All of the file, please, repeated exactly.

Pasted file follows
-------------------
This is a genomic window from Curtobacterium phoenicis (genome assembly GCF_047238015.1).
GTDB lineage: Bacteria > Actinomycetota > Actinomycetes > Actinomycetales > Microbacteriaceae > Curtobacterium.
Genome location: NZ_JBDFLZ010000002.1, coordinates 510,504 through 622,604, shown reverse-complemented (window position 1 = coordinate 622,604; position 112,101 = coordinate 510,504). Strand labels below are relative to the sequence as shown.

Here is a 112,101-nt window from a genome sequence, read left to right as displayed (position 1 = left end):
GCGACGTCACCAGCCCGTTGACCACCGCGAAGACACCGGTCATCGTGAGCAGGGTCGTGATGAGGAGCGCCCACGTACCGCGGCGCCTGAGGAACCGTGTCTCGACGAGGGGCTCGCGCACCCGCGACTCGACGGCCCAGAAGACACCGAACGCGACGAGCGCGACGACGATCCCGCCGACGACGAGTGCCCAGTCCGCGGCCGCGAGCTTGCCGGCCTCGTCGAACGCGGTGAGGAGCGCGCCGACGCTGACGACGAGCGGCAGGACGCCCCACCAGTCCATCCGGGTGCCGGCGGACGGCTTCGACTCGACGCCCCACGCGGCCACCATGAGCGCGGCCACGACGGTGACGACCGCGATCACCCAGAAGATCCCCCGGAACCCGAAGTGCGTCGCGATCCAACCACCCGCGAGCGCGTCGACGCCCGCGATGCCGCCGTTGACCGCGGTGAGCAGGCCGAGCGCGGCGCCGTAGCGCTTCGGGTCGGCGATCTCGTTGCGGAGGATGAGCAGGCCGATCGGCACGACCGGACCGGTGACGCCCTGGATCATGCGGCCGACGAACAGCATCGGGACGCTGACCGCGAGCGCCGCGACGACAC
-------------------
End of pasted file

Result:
This is a genomic window from Curtobacterium phoenicis (genome assembly GCF_047238015.1).
GTDB lineage: Bacteria > Actinomycetota > Actinomycetes > Actinomycetales > Microbacteriaceae > Curtobacterium.
Genome location: NZ_JBDFLZ010000002.1, coordinates 510,504 through 622,604, shown reverse-complemented (window position 1 = coordinate 622,604; position 112,101 = coordinate 510,504). Strand labels below are relative to the sequence as shown.

Here is a 112,101-nt window from a genome sequence, read left to right as displayed (position 1 = left end):
GCGACGTCACCAGCCCGTTGACCACCGCGAAGACACCGGTCATCGTGAGCAGGGTCGTGATGAGGAGCGCCCACGTACCGCGGCGCCTGAGGAACCGTGTCTCGACGAGGGGCTCGCGCACCCGCGACTCGACGGCCCAGAAGACACCGAACGCGACGAGCGCGACGACGATCCCGCCGACGACGAGTGCCCAGTCCGCGGCCGCGAGCTTGCCGGCCTCGTCGAACGCGGTGAGGAGCGCGCCGACGCTGACGACGAGCGGCAGGACGCCCCACCAGTCCATCCGGGTGCCGGCGGACGGCTTCGACTCGACGCCCCACGCGGCCACCATGAGCGCGGCCACGACGGTGACGACCGCGATCACCCAGAAGATCCCCCGGAACCCGAAGTGCGTCGCGATCCAACCACCCGCGAGCGCGTCGACGCCCGCGATGCCGCCGTTGACCGCGGTGAGCAGGCCGAGCGCGGCGCCGTAGCGCTTCGGGTCGGCGATCTCGTTGCGGAGGATGAGCAGGCCGATCGGCACGACCGGACCGGTGACGCCCTGGATCATGCGGCCGACGAACAGCATCGGGACGCTGACCGCGAGCGCCGCGACGACAC